It’s a monthly routine for sheriff’s deputies in Pennsylvania and New Jersey counties to fan out in overnight sweeps to capture parents who are in contempt of court for failing to either pay child support or appear for court hearings, or both, Philly.com reports. Their names are published in press releases and local newspapers, and their perp walks are seen in evening news segments. Some are released the next day; others are held in jail for weeks or months. The raids reflect not only a nationwide ballooning of overdue child-support debt, which has increased by 1,000 percent since 1986, to a collective $114 billion, says the U.S. Office of Child Support Enforcement — but also a trend toward criminalization of debtors. One analysis in the journal Socius found 14 percent of child-support debtors end up in jail by the time their children are nine years old.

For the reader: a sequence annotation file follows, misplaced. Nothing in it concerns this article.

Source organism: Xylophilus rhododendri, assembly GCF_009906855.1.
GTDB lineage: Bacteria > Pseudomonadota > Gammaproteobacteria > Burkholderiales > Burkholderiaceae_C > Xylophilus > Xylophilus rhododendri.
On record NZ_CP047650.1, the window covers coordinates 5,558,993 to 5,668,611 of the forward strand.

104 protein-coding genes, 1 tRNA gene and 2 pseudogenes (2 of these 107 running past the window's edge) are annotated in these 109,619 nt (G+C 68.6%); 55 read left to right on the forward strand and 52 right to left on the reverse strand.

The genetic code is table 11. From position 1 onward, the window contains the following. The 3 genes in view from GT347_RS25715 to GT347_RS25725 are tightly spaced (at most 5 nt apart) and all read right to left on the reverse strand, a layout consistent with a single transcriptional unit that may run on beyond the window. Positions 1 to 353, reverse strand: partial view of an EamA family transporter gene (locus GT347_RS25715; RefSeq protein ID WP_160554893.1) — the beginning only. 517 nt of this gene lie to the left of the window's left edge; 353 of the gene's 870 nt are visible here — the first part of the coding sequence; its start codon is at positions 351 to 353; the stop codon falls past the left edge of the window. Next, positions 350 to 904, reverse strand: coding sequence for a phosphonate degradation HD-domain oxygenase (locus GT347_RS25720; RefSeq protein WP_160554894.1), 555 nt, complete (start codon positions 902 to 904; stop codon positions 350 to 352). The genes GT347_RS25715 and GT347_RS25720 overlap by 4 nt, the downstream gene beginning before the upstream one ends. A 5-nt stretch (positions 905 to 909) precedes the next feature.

Sheriffs say sweeps are necessary to enforce payment orders and deter others from falling behind. However, the sweeps bring in only a small fraction of the debt owed. Five large New Jersey sweeps netted 1,567 people who owed $35 million in 2016 and 2017, but brought in an average of just $218 per person. Critics say that’s because many of those who don’t pay can’t afford to do so. They liken the situation to debtor’s prison, arguing that the cycle of arrests can be destabilizing, causing some men to lose their jobs and housing and fall further into debt. A 2007 Urban Institute study found 70 percent of debts in nine states were owed by people who reported annual income under $10,000. Montgomery County, Pa., Sheriff Sean Kilkenny said. “I was elected to protect public safety” and children are “my biggest priority. So I have no hesitation about doing these raids. Even if we don’t get the money back from these parents, it can act as a deterrent.”